I think so. And I am pleased that Lib Dems at conference thought so too, for we approved new mental health policy which included a clause I submitted with the support of Oxford East:

To consult with external bodies on the content of, and how best to include training in, Mental Health First Aid, with a view to incorporating elements of Mental Health First Aid into existing First Aid at Work courses.

Imagine the world before First Aid classes, before people were taught the recovery position and CPR. Before such training, if someone was ill people would flap and call for help. They would not get involved.

The same thing happens when people are in mental health crisis. People feel inadequate, have no idea how to help, and do not get involved.

Posted in Op-eds | Tagged and | 4 Comments

Opinion: We must not be complacent!


Yesterday was International Women’s Day. We have a lot be proud of, but there is still a long way to go.

On Friday I spoke at a hustings organised by Youth Parliament. Afterwards, I had several young women come up, inspired and engaged with what I had to say. It was brilliant to see them keen on becoming politically active.

But as I left I was approached by two teenage lads, well-spoken, but of a completely different mindset. They asked me why women should be encouraged into politics because “it is a career which suits men.” I was aghast. I could not believe that attitude could exist among young people today. I am prepared for sexism from older generations, but my generation and those younger than me surely have been brought up in a world where men and women are equal?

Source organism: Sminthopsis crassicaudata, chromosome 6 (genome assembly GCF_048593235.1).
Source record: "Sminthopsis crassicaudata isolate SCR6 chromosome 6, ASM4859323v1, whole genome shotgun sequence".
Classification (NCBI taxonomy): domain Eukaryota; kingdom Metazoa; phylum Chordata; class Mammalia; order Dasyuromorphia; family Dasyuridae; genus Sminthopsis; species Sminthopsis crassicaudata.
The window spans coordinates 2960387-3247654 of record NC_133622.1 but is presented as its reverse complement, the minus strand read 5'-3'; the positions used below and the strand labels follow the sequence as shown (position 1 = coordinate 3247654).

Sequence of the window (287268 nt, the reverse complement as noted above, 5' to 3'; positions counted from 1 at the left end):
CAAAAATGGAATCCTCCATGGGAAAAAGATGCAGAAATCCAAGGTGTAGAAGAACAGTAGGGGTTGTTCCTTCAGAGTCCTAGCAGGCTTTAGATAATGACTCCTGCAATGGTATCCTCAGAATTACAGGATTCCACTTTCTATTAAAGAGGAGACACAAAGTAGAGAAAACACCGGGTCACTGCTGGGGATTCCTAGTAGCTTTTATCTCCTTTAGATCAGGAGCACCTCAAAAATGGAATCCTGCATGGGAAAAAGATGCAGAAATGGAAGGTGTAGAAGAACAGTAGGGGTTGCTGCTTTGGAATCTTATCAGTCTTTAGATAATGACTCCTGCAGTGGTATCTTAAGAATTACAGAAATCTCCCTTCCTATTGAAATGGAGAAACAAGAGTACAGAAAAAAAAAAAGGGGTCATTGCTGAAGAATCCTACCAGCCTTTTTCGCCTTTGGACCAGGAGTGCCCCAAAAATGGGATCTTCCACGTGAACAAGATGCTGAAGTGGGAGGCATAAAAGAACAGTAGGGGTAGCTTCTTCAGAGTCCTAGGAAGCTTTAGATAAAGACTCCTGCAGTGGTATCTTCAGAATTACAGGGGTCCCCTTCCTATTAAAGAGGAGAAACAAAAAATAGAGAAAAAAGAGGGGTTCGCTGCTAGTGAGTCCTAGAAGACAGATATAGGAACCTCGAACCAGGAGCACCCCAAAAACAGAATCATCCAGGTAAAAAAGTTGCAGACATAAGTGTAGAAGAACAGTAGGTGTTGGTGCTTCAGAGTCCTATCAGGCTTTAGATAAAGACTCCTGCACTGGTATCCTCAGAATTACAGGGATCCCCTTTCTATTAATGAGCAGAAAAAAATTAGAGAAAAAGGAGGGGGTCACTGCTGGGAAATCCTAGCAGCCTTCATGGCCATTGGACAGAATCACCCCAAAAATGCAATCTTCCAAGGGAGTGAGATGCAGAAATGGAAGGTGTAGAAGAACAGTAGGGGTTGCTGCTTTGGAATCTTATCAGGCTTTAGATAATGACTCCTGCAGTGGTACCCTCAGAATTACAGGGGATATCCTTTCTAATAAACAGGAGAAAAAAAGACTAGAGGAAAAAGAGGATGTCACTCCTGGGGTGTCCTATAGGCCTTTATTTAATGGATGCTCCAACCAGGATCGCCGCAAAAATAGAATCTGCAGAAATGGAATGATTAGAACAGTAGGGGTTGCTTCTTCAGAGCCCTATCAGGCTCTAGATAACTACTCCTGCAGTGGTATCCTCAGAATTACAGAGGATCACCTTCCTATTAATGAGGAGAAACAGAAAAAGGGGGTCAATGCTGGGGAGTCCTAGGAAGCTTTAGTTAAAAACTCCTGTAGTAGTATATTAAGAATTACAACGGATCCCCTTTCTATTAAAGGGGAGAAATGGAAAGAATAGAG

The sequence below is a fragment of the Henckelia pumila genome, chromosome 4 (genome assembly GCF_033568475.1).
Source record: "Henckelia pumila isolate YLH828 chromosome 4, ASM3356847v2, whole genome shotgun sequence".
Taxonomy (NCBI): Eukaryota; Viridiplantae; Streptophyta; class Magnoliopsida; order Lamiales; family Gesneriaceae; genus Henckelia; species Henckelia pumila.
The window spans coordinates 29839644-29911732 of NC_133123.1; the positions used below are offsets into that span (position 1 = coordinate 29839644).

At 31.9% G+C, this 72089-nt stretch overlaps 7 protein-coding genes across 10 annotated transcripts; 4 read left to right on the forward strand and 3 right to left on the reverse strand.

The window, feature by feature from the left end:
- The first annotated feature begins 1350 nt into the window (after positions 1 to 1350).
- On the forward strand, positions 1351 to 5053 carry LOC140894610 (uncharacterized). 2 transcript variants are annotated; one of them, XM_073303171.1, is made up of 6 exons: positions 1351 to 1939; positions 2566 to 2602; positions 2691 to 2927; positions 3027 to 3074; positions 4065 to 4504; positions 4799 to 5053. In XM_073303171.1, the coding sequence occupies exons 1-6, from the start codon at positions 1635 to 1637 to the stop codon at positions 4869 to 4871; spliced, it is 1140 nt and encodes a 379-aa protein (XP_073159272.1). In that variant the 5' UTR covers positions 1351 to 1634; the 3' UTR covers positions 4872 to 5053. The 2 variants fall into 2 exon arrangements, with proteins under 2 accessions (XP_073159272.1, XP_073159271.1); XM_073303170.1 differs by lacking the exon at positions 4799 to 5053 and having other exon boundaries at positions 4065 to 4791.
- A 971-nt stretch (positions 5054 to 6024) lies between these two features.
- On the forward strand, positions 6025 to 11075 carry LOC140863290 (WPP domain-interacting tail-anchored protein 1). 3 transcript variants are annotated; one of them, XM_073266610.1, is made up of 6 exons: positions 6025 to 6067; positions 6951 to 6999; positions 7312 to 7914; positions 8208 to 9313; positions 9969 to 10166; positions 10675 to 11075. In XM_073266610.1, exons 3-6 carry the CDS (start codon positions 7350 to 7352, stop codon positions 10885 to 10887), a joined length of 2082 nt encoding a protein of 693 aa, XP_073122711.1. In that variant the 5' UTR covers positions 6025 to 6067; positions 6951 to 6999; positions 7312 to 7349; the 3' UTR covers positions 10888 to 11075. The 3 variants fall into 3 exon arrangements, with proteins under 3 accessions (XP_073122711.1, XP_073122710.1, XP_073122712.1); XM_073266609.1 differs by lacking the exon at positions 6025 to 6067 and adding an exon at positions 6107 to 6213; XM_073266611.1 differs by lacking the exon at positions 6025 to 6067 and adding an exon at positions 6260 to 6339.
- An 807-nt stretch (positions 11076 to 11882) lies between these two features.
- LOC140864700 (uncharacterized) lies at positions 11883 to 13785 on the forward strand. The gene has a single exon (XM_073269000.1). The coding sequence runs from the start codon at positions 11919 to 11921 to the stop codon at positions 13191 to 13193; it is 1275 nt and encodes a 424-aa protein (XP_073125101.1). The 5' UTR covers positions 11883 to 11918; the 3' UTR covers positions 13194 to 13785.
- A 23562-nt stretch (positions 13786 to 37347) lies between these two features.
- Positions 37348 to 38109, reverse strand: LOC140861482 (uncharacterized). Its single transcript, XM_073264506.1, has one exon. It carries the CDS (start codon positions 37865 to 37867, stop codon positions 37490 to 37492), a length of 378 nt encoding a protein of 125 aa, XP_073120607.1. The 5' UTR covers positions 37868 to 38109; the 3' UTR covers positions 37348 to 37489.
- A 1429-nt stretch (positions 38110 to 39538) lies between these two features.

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Recent Comments

  • User AvatarPeter Watson 27th Feb - 11:10pm
    "in Copeland our vote has snuck above ten percent only twice; in 2005 and 2010" According to the Wikipedia page ( 2001 10.7% 1983 15.9%...
  • User AvatarLorenzo Cherin 27th Feb - 11:07pm
    Esther writes of something very important. In the enthusiasm all of us feel for criticism of Trump, the only thing I like , of his...
  • User AvatarLorenzo Cherin 27th Feb - 11:03pm
    Mary You are correct , thanks. The thing is until Eddie raised this matter I knew very little of the extent of it. I actually...
  • User AvatarMary Reid 27th Feb - 10:53pm
    Lorenzo, we are in the hands of our contributors. So if you, or anyone else, thinks something is missing, please write it.
  • User AvatarMary Reid 27th Feb - 10:49pm
    Apologies for the wrong spelling - entirely my fault
  • User AvatarCassieB 27th Feb - 9:18pm
    Martin, it's a wonder you can bring yourself to talk to us 'undemocratic' types at all, really. A burden you shoulder bravely. You've missed a...